Goat back at the fair after stolen from cage
Published 6:45 pm Friday, August 4, 2023
Rabbit still missing after pens opened in barns
The beginning of fair week started with a worry for several Freeborn County 4-H’ers when they came to check on their animals Tuesday morning and noticed something was wrong.
In the open sheep barn, the pens were open and things were out of place. The rods that kept the pens shut were all removed and buried together in one area under sawdust, said Amy Wadding, Extension educator who works in 4-H youth development in Freeborn County.
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She said some of the animals got out of their pens and had to be put back, and once the 4-H families got the animals back in their right pens, they noticed one was missing: a small 17-pound Nigerian Dwarf goat that belonged to Wadding’s 9-year-old daughter Abby.
“I was pretty scared and not very happy because I didn’t know where he went,” Abby said of when she heard her goat, named Brownie, was missing. This was her first year as a regular 4-H’er after graduating out of Cloverbuds.
Shortly after, some other 4-H’ers were in the neighboring barn with rabbits and discovered several cages were open there, too, and one rabbit was missing. That rabbit was known to come and greet someone when its cage door was open. It is unknown if that rabbit was taken or if it wandered off.
“We have never had a problem of this sort of animals being led out — we’ve had stuff put in feed buckets, like candy — but not intentionally letting things out,” Amy Wadding said.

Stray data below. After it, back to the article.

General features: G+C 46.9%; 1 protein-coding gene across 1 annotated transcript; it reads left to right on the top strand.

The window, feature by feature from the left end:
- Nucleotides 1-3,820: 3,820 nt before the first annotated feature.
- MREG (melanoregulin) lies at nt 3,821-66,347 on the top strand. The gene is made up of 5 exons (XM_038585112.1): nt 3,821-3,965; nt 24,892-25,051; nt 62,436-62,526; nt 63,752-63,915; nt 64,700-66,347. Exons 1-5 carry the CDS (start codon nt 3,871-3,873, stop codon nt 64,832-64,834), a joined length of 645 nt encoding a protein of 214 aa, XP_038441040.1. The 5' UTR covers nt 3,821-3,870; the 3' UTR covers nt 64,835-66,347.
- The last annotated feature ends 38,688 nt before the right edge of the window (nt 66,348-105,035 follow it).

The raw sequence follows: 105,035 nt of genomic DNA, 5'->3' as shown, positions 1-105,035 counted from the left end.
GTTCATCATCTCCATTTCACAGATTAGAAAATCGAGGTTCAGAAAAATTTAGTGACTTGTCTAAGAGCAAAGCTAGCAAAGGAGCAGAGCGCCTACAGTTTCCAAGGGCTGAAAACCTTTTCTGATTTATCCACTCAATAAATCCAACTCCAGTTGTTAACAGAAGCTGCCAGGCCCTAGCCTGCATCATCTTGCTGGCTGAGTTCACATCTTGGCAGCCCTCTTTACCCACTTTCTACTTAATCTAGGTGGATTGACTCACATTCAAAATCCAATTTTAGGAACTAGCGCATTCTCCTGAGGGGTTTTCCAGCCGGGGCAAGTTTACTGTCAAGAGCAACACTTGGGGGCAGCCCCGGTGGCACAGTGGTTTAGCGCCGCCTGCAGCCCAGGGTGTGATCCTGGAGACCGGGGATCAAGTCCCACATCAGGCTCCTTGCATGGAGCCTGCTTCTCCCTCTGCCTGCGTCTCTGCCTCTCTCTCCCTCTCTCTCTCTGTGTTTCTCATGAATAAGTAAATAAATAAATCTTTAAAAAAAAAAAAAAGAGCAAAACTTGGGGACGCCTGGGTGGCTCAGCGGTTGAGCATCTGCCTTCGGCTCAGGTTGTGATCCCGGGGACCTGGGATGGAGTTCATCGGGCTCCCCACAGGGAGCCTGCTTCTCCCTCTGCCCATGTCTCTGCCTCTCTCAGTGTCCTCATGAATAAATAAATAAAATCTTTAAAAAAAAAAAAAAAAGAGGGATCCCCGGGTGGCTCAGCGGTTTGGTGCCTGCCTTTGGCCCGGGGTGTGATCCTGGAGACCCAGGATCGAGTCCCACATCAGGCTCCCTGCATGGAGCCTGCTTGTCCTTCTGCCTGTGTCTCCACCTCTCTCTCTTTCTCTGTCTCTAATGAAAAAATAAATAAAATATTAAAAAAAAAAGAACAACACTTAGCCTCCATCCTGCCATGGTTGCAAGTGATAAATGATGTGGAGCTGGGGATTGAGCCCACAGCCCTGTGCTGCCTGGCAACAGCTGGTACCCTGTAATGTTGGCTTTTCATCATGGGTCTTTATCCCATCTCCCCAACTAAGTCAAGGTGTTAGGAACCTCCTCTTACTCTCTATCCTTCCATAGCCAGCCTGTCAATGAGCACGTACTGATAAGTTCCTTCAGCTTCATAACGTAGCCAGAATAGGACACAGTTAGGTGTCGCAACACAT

Though it’s unknown exactly when the pens were opened, Wadding said it is believed to have occurred between 11:30 p.m. Monday and about 4 a.m. Tuesday, though Abby said she had heard that someone had seen her goat still in its cage after that time.
Wadding said 4-H families take care of each other, and the families worked to support each other in the aftermath of that morning, too.
Later that day, a fellow 4-H’er was working on the other side of town and noticed something out of the norm at a home.
Wadding said the youth realized it was weird and out of context and called her father, who shared with her that there were some animals missing at the fair.
They then sent her a picture of Brownie, and she confirmed it was the animal she had seen.
Wadding said they called Albert Lea police to report the incident, and law enforcement went to the home first without a response at the door.
Later the family went to the house with some other volunteers and they were able to knock on the door at that time and find a relative who returned the animal to the Waddings. She said from the reaction of the relative, she did not believe that family member even knew the goat was there before they came.
The missing rabbit belonged to 17-year-old Elizabeth Olson of Buffalo Center, Iowa.
Wadding said after a post went up that the rabbit was gone, another 4-H family friend came forward with a different rabbit Elizabeth could show in the place of her animal.
Elizabeth said her rabbit was a black Polish rabbit that was friendly and loved to be held.
“It’s really low to take a 4-H’ers animal,” she said. “We work hard all year to get them ready.”
Though she was glad to be able to have a rabbit to show, she said it wasn’t the same without the animal she had been prepared for.
Wadding said though it has been an unfortunate situation, leaders are trying to teach life skills such as perseverance to the youth through what has happened.
She also encouraged people to say something when they see something out of place, whether it be in a case like this or something else entirely.